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This month is the season of Kwanzaa; it is a cultural holiday.
Kwanzaa is a Swahili word for "first fruits." It is also an African American holiday that begins December 26 and continues through January 1. Observed throughout the world, it celebrates family, community, and culture. Kwanzaa has its roots in the ancient African first-fruit harvest celebrations. Its modern history, however, begins in 1966 when Black scholar and activist Maulana Karenga developed it.
Kwanzaa is organized around five fundamental activities common to other African first-fruit celebrations:
(1) The ingathering of family, friends, and community;
(2) Reverence for the creator and creation (including thanksgiving and recommitment to respect the environment and heal the world);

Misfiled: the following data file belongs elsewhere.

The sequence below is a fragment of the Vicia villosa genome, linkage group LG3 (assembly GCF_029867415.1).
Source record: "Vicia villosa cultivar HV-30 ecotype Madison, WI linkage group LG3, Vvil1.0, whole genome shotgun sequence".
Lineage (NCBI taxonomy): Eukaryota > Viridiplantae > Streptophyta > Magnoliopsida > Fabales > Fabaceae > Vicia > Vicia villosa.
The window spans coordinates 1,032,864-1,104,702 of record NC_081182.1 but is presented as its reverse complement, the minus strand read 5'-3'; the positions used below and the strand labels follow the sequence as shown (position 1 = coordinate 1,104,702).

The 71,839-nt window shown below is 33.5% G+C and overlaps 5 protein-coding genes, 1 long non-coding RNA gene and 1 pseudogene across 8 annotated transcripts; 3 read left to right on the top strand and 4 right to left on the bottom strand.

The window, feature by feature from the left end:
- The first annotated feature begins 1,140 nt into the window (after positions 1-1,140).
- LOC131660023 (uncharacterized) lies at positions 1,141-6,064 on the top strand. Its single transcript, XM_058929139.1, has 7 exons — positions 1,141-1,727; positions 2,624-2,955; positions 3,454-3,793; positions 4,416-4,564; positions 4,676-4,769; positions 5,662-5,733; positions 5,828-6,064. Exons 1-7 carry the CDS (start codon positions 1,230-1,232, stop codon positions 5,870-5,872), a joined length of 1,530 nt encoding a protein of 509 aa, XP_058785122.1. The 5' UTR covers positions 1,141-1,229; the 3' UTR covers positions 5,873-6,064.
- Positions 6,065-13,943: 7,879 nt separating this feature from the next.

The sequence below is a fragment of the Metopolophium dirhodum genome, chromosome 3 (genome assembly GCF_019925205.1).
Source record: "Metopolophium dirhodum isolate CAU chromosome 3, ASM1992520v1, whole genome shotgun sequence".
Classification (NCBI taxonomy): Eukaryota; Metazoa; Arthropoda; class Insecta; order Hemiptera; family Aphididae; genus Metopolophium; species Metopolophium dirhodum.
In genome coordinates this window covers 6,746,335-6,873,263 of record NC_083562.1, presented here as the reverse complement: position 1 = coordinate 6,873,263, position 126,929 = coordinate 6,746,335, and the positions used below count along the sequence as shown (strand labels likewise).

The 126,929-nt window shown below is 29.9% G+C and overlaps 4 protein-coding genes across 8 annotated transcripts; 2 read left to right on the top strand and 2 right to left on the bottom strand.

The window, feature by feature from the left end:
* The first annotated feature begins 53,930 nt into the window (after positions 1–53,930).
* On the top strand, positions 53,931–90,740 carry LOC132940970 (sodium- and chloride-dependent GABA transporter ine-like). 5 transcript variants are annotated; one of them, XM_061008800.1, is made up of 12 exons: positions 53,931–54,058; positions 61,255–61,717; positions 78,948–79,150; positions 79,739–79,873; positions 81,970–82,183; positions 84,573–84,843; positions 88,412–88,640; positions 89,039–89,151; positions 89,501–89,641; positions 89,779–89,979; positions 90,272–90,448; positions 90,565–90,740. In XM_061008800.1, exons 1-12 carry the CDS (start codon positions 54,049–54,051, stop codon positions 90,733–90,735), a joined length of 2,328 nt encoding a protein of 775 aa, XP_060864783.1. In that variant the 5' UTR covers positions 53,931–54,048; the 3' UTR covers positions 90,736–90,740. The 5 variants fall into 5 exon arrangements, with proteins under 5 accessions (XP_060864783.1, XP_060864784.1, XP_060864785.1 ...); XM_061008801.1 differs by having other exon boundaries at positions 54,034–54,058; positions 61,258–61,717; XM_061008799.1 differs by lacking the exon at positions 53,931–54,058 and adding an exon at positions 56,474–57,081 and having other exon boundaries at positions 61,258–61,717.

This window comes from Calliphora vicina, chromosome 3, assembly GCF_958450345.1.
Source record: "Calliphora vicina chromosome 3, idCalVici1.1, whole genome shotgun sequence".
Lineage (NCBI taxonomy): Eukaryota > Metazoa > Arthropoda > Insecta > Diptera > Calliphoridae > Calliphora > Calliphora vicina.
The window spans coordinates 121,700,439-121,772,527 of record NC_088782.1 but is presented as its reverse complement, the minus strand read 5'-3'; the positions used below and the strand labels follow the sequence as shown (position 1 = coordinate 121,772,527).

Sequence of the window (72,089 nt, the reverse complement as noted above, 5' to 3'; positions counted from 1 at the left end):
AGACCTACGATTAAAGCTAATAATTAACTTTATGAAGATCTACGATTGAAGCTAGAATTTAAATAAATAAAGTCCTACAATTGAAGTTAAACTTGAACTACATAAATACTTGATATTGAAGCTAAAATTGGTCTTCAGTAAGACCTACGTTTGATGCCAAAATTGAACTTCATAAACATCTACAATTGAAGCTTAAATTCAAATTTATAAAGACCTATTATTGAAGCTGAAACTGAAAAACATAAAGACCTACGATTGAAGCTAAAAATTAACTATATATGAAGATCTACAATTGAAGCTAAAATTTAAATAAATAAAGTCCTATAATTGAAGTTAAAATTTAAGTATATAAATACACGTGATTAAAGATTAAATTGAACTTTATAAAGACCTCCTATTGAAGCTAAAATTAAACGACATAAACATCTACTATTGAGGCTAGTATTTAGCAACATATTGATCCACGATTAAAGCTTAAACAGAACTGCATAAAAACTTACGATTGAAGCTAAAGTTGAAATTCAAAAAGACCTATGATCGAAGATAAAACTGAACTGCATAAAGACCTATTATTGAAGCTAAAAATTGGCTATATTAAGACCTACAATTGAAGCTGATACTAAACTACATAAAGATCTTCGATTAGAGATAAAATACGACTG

(3) Commemoration of the past (honoring ancestors, learning lessons, and emulating achievements of African history);
(4) Recommitment to the highest cultural ideals of the African community (for example, truth, justice, respect for people and nature, care for the vulnerable, and respect for elders);
(5) Celebration of the "Good of Life" (for example, life, struggle, achievement, family, community, and culture). Kwanzaa is celebrated through rituals, dialogue, narratives, poetry, dancing, singing, drumming and other music, and feasting.
A central practice is lighting the mishumaa (seven candles) of Kwanzaa. A candle is lit each day for each Nguzo Saba (Seven Principles). These principles are Umoja (unity), Ujichagulia (self-determination), Ujima (collective work and responsibility), ujamaa (cooperative economics), Nia (purpose), Kunmba (creativity); and Imani (faith).
Kwanzaa ends with a day of assessment on which celebrants raise and answer questions of cultural and moral grounding and consider their worthiness in family, community, and culture.